I need help to answer Question 12!

timer Asked: Apr 19th, 2017

Question description

I just need the answer for question 12! When Shelley Jones became president-elect of the Circular Club of Auburn, Kansas,
she was asked to suggest a new fundraising activity for the club. After a considerable
amount of research, Shelley proposed that the Circular Club sponsor a professional
rodeo. In her presentation to the club, Shelley said that she wanted a
fundraiser that would (1) continue to get better each year, (2) give back to the community,
and (3) provide the club a presence in the community. Shelley’s goal was to
have an activity that would become an “annual community event” and that would
break even the first year and raise $5,000 the following year. In addition, based on
the experience of other communities, Shelley believed that a rodeo could grow in
popularity so that the club would eventually earn an average of $20,000 annually.

A rodeo committee was formed. Shelley contacted the world’s oldest and
largest rodeo-sanctioning agency to apply to sponsor a professional rodeo. The
sanctioning agency requires a rodeo to consist of the following five events:
Bareback Riding, Bronco Riding, Steer Wrestling, Bull Riding, and Calf Roping.
Because there were a number of team ropers in the area and because they
wanted to include females in the competition, members of the rodeo committee
added Team Roping and Women’s Barrels. Prize money of $3,000 would be paid
to winners in each of the seven events.

Members of the rodeo committee contracted with RJ Cattle Company, a livestock
contractor on the rodeo circuit, to provide bucking stock, fencing, and
chutes. Realizing that costs associated with the rodeo were tremendous and that
ticket sales would probably not be sufficient to cover the costs, the rodeo committee
sent letters to local businesses soliciting contributions in exchange for
various sponsorships. Exhibiting Sponsors would contribute $1,000 to exhibit
their products or services, while Major Sponsors would contribute $600. Chute
Sponsors would contribute $500 to have the name of their business on one of the
six bucking chutes. For a contribution of $100, individuals would be included in
a Friends of Rodeo list found in the rodeo programs. At each performance the
rodeo announcer would repeatedly mention the names of the businesses and individuals
at each level of sponsorship. In addition, large signs and banners with
the names of the businesses of the Exhibiting Sponsors, Major Sponsors, and
Chute Sponsors were to be displayed prominently in the arena.

A local youth group was contacted to provide concessions to the public and
divide the profits with the Circular Club. The Auburn Circular Club Pro Rodeo
Roundup would be held on June 1, 2, and 3. The cost of an adult ticket was set
at $8 in advance or $10 at the gate; the cost of a ticket for a child 12 or younger
was set at $6 in advance or $8 at the gate. Tickets were not date-specific. Rather,
one ticket would admit an individual to one performance of his or her choice—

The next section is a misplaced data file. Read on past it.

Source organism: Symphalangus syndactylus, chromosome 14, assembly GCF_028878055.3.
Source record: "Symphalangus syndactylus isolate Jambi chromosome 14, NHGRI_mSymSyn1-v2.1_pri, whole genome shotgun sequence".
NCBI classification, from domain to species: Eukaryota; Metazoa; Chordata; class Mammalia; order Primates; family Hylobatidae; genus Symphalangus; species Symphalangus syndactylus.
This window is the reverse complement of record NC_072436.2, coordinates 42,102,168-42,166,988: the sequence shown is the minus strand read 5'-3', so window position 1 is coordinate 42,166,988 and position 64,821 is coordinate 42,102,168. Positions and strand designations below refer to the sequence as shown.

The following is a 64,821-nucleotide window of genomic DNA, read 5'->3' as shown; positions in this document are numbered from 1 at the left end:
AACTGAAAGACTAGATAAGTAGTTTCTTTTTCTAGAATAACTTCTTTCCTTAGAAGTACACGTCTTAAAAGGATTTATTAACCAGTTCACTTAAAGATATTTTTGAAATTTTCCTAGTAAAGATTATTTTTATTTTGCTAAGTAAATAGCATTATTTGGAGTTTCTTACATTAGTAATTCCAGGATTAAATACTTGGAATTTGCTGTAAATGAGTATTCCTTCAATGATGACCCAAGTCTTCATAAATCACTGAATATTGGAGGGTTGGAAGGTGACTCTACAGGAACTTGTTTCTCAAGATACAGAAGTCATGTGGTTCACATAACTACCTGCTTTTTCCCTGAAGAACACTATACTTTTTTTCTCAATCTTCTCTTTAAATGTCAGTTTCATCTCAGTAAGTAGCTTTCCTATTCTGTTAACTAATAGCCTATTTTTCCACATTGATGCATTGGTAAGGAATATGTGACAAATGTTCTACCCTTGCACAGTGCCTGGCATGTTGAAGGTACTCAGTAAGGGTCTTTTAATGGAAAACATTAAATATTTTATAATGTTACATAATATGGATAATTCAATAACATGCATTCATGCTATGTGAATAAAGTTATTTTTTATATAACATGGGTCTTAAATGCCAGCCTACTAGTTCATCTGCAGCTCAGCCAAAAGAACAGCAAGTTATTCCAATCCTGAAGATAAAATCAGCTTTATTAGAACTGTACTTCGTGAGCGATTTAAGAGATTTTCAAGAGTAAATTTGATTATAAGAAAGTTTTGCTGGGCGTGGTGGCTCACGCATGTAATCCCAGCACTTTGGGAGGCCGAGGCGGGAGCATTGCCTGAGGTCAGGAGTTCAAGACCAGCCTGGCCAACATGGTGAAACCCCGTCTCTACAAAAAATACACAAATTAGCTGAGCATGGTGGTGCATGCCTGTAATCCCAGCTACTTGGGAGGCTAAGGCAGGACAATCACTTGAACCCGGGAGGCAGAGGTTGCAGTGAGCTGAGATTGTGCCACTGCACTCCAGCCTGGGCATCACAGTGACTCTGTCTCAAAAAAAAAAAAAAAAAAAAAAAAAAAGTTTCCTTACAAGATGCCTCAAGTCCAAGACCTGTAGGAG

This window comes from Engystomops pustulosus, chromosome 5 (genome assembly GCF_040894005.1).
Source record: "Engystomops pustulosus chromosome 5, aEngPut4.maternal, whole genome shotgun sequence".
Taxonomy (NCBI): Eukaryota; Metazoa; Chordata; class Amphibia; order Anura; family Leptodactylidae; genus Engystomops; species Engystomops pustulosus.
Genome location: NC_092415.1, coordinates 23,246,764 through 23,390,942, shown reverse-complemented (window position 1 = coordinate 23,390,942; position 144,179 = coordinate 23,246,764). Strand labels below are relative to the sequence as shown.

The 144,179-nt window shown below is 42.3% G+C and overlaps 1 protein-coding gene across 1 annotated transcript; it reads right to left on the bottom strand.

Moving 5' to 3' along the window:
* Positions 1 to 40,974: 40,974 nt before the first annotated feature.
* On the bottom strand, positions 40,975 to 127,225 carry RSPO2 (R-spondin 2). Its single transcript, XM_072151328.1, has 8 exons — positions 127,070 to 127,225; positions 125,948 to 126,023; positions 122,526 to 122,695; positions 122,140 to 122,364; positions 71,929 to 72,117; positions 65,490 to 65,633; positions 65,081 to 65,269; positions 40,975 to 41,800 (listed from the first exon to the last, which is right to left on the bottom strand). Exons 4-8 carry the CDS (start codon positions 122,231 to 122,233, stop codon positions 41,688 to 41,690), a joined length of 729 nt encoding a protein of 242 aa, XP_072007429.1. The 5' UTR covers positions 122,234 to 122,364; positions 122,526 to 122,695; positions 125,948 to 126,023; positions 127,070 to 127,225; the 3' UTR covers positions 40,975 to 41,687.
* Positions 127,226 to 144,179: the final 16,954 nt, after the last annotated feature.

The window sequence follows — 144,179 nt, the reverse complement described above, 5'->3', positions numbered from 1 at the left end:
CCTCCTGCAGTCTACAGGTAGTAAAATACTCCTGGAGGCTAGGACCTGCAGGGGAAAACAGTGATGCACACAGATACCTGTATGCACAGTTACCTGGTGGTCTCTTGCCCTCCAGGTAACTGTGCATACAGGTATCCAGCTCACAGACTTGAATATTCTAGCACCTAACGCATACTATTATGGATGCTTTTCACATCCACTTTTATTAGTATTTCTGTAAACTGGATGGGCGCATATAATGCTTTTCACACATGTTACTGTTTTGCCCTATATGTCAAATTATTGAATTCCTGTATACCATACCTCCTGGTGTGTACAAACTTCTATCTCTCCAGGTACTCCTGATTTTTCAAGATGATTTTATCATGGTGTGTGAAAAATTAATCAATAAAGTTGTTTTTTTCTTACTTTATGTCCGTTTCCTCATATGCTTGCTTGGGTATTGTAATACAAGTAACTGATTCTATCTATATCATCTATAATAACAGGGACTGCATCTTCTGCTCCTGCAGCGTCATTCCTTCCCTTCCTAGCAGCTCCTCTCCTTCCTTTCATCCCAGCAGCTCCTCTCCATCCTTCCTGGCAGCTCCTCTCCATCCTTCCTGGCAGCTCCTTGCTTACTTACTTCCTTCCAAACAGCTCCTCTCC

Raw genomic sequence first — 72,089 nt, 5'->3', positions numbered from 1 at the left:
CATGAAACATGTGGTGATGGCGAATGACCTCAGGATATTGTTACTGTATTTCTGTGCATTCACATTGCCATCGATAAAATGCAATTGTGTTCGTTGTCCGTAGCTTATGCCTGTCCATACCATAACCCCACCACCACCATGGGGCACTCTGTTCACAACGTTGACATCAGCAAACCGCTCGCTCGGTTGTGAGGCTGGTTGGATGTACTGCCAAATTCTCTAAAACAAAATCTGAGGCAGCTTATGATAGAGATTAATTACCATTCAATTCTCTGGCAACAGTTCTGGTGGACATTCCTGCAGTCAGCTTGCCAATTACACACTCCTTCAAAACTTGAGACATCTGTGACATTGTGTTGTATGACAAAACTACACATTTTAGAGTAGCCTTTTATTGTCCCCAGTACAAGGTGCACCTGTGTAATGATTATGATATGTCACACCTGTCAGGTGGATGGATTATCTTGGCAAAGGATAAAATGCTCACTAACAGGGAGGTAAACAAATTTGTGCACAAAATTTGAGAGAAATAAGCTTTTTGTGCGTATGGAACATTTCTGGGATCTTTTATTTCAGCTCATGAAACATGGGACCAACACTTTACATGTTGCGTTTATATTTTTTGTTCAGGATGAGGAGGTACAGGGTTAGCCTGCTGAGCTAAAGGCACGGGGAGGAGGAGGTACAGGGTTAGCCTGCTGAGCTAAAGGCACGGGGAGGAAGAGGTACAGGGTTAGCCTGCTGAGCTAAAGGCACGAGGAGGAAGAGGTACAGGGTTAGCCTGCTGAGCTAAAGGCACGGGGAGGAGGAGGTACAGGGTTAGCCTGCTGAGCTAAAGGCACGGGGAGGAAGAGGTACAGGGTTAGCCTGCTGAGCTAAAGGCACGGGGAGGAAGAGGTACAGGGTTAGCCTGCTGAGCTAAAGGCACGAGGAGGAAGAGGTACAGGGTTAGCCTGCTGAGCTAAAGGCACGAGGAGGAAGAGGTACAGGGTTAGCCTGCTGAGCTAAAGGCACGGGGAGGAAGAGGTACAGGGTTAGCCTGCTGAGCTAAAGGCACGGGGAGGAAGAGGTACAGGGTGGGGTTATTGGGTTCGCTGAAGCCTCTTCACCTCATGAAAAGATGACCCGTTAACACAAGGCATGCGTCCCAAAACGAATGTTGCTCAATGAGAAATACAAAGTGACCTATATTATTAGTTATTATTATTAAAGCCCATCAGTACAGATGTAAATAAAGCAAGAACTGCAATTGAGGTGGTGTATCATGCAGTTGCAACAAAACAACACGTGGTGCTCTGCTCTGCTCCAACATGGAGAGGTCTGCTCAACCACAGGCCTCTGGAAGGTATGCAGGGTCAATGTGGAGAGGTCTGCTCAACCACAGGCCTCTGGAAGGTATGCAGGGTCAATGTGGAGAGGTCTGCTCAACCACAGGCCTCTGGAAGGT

Friday, Saturday, or Sunday. The rodeo committee was able to secure a location
through the county supervisors board at a nominal cost to the Circular Club. The
arrangement allowed the use of the county fair grounds and arena for a one-
week period. Several months prior to the rodeo, members of the rodeo committee
had been assured that bleachers at the arena would hold 2,500 patrons. On
Saturday night, paid attendance was 1,663, but all seats were filled due to poor
gate controls. Attendance was 898 Friday and 769 on Sunday.

The following revenue and expense figures relate to the first year of the rodeo.


Contributions from sponsors $22,000
Receipts from ticket sales 28,971
Share of concession profits 1,513
Sale of programs 600
Total receipts $53,084
Livestock contractor 26,000
Prize money 21,000
Contestant hospitality 3,341*
Sponsor signs for arena 1,900
Insurance 1,800
Ticket printing 1,050
Sanctioning fees 925
Entertainment 859
Judging fees 750
Port-a-potties 716
Rent 600
Hay for horses 538
Programs 500
Western hats to first 500 children 450
Hotel rooms for stock contractor 325
Utilities 300
Sand for arena 251
Miscellaneous fixed costs 105
Total expenses 61,410
Net loss $(8,326)

*The club contracted with a local caterer to provide a tent and food for the contestants. The
cost of the food was contingent on the number of contestants each evening. Information concerning
the number of contestants and the costs incurred are as follows:

Contestants Total Cost

Friday 68 $ 998
Saturday 96 1,243
Sunday 83 1,100


On Wednesday after the rodeo, members of the rodeo committee met to
discuss and critique the rodeo. Jonathan Edmunds, CPA and President of the
Circular Club, commented that the club did not lose money. Rather, Jonathan
said, “The club made an investment in the rodeo.”

Rather than hire the local catering company to cater the Contestant Hospitality Tent,
members of the Circular Club are considering asking Shady’s Bar-B-Q to cater the
event in exchange for a $600 Major Sponsor spot. In addition, The Fun Shop, a local
party supply business, will be asked to donate a tent to use for the event. The Fun
Shop will also be given a $600 Major Sponsor spot. Several members of the Club are
opposed to this consideration, arguing that the two Major Sponsor spots will take
away from the money to be earned through other sponsors. Adrian Stein has explained
to the members that the Major Sponsor signs for the arena cost only $48 each. In addition,
there is more than enough room to display two additional sponsor signs. What
would you encourage the Club to do concerning the Contestant Hospitality Tent?
Would your answer be different if the arena were limited in the number of additional
signs that could be displayed? What kind of cost would we consider in this situation
that would not be found on a financial statement?

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